Atlas FLT Camera Slider from
5. Lighting 

It's important to ensure a minimum of lighting on testimonial shootings. Sometimes you can be creative with the sources you get on set (when shooting in real locations). For instance, factories usually have halogen lights you can ask to use. Nonetheless traveling to locations with a minimum of lighting is a good idea. Led lighting for DSLR is a useful option: I highly recommend the HDV Z96 for three reasons: 1. It has a dimmer that allows you to control the quantity of light 2. The produced light looks very natural in comparison to others 3. (VERY IMPORTANT!) It doesn't produce flickering issues.

The HDV Z96 Light kit.
6. Using B-roll shots to enrich the testimonial 

Again, it's nice when thinking as editors. Shots of the hands or close-ups of the eyes can bring some freshness. I think it loses elegance when, for instance, we cut from a static shot to a handheld shaking image, or from a color shot to a black & white one. Yes, it can be "cool", but it distracts the viewer as form tramples on content.

A b-roll shot of hands.
 7. Make up 

If your budget affords it, make up can solve lots of visual headaches during the shooting, and will give security to some testimonies who, for example, tend to sweat (almost everyone when using lighting), have an injure on the face, etc. The shiny skin of someone sweating can ruin any other aesthetic effort.

8. Lower Thirds 

Back to pre-production, asking what's going to be the lower-third style (or creating it in advance, if you're going to design it) is mandatory. In another way we risk to be forced to use a lower-third style that ruins the shot. There are brands who align lower-thirds just in the left, so it's nice to set your testimony in the other side so that the composition stays balanced. You can't have a white background (or burned lights) behind the subject if the titling is going to be white and without any shadow or stroke effect.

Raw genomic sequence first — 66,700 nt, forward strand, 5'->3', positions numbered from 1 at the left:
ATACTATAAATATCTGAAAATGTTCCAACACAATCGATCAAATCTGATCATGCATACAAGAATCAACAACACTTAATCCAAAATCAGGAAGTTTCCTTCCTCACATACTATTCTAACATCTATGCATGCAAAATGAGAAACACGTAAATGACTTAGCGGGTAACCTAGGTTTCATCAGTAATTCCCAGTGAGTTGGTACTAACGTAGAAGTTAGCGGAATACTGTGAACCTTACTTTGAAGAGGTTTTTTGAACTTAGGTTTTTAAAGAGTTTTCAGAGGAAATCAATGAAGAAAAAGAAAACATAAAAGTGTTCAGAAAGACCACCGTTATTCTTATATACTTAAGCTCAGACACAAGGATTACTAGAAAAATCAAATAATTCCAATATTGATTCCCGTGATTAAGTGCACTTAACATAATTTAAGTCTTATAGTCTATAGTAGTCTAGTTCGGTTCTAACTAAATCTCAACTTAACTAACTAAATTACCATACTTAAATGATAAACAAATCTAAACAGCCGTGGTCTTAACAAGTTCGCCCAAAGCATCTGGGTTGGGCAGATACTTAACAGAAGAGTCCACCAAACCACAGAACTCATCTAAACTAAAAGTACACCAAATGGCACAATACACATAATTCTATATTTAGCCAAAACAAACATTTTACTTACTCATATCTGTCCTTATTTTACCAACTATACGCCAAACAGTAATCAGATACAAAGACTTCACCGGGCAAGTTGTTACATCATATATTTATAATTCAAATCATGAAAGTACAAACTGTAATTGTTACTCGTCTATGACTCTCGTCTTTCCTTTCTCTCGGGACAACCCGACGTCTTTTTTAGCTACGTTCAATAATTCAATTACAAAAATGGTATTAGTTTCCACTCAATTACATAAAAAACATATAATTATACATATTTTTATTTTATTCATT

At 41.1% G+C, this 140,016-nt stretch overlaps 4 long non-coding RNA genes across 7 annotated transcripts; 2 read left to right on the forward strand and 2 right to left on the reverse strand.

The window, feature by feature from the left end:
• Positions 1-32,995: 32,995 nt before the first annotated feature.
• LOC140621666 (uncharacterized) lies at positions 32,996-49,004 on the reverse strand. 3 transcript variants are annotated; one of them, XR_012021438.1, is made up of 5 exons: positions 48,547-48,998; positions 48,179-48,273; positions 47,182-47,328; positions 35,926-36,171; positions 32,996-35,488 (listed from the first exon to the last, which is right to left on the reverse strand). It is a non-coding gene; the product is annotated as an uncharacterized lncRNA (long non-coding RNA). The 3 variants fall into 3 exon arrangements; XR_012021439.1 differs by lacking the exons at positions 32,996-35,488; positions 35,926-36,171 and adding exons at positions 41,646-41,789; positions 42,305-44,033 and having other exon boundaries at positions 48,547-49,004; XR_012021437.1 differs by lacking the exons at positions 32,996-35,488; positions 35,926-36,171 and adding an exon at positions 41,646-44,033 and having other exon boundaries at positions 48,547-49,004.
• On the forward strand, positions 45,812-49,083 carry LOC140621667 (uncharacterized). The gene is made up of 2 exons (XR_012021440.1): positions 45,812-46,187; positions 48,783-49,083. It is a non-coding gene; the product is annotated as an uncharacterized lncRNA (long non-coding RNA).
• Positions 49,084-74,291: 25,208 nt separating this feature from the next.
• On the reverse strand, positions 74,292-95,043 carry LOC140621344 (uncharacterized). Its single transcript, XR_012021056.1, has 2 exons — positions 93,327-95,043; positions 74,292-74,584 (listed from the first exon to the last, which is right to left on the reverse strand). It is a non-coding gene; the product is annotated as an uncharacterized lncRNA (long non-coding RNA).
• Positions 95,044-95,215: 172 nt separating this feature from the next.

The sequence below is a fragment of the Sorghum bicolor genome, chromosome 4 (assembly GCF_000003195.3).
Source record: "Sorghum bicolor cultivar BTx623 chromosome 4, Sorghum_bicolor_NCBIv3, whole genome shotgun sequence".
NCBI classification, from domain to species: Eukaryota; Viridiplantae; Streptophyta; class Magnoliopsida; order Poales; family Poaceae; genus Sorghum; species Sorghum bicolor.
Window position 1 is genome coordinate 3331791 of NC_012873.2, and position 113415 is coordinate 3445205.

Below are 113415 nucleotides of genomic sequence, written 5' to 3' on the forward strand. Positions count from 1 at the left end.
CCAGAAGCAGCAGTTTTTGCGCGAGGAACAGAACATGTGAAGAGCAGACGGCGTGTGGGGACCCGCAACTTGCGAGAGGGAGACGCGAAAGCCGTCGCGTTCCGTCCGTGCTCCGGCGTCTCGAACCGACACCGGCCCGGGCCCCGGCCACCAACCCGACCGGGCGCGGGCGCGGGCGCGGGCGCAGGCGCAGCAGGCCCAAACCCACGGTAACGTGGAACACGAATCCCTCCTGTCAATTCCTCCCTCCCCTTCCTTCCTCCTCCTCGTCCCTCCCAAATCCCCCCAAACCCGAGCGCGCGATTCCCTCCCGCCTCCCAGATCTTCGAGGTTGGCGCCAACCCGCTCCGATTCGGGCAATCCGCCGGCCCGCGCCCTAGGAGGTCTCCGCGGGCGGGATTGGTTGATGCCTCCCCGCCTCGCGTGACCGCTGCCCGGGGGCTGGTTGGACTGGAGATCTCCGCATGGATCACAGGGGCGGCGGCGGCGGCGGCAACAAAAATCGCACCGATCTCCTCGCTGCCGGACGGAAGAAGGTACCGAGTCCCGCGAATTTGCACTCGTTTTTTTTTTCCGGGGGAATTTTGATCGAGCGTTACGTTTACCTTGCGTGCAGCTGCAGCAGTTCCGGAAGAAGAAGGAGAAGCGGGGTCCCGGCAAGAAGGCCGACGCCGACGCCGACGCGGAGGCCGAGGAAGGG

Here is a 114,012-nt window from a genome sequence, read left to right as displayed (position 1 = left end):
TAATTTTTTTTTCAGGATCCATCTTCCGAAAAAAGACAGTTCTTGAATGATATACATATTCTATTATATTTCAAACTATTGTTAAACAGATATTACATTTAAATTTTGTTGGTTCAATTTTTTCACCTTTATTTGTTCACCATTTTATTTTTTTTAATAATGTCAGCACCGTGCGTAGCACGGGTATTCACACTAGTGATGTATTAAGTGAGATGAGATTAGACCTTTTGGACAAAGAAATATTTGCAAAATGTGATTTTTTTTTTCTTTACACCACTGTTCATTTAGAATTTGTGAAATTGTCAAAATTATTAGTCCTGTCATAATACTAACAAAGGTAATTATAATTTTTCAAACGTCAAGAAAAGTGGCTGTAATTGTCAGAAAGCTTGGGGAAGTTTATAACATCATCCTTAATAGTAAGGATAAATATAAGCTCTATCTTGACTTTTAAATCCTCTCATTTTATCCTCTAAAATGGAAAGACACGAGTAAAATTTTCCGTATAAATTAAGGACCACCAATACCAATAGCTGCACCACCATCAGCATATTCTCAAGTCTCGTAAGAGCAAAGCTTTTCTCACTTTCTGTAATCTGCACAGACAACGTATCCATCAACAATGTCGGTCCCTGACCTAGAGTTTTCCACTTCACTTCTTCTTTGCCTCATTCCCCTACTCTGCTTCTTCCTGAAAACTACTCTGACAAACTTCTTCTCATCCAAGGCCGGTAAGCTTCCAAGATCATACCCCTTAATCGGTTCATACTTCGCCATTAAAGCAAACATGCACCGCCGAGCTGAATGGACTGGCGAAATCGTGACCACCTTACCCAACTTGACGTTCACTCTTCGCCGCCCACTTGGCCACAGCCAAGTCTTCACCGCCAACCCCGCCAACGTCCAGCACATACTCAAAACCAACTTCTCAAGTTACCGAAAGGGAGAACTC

I wish this notes have been useful. Again, don't hesitate to share additional ones. Stay tunned for the third and latest part of the series!

Monday, April 8, 2013

Shooting Testimonials - Part 1/3 - The Human Factor

As video marketing grows and companies struggle to fulfill the level of proximity that nowadays connected world demands, video testimonials are part of both online and offline communication strategies.

Testimonials are even more valuable for its power of seduction and proximity than for the transmitted message itself. That's what makes the difference with text content or still images.

In these three-part post series about video testimonials, I think it's important to start by the human factor, because it doesn't matter how great are the camera, the lenses, the lighting, the make up, the sound quality or the location: Everything is ruined if the testimony is not comfortable.
Talking in front of a camera is frightening for most of the people not used to it, even for people who is used to talk in front of an audience, and this fear can manifest in different ways, like talking too fast or with low voice, or exaggerated gesticulation.

However, they're ways to prevent or decrease the insecurities of a testimony, and the work of the filmmaker may include the competences to do so. Here are some strategies that have been useful for me.

1. Cast who talks

Sometimes the testimony is imposed by the client for different reasons, but certain times it's possible to be involved on choosing who's going to talk. This is a step to take in serious consideration. If you can meet the candidates in person, try to chat with them while observing how they sound. If there's no opportunity to meet in person or watch a video casting, try at least to make the client consider the importance of choosing someone who is secure and communicative.

2. Meet the testimony in advance

Specially if you couldn't meet the person during the casting, it's very important it happens at best the day before shooting, and if not, an hour or so before, maybe by having a coffee together while talking about the content of the speech in a relaxed way. The idea is to prepare the testimony so that he/she feels confident and with an ally.

3. Stuff scares

Generally, the amount of human and technical stuff in testimonial shootings is proportional to the pressure the subject feels. The more flamboyant the ambiance is, the more overwhelming is the experience for the testimony.
DSLR cameras are great for this kind of shootings for two reasons: They're small and its photo camera shape is easily more familiar to the subject.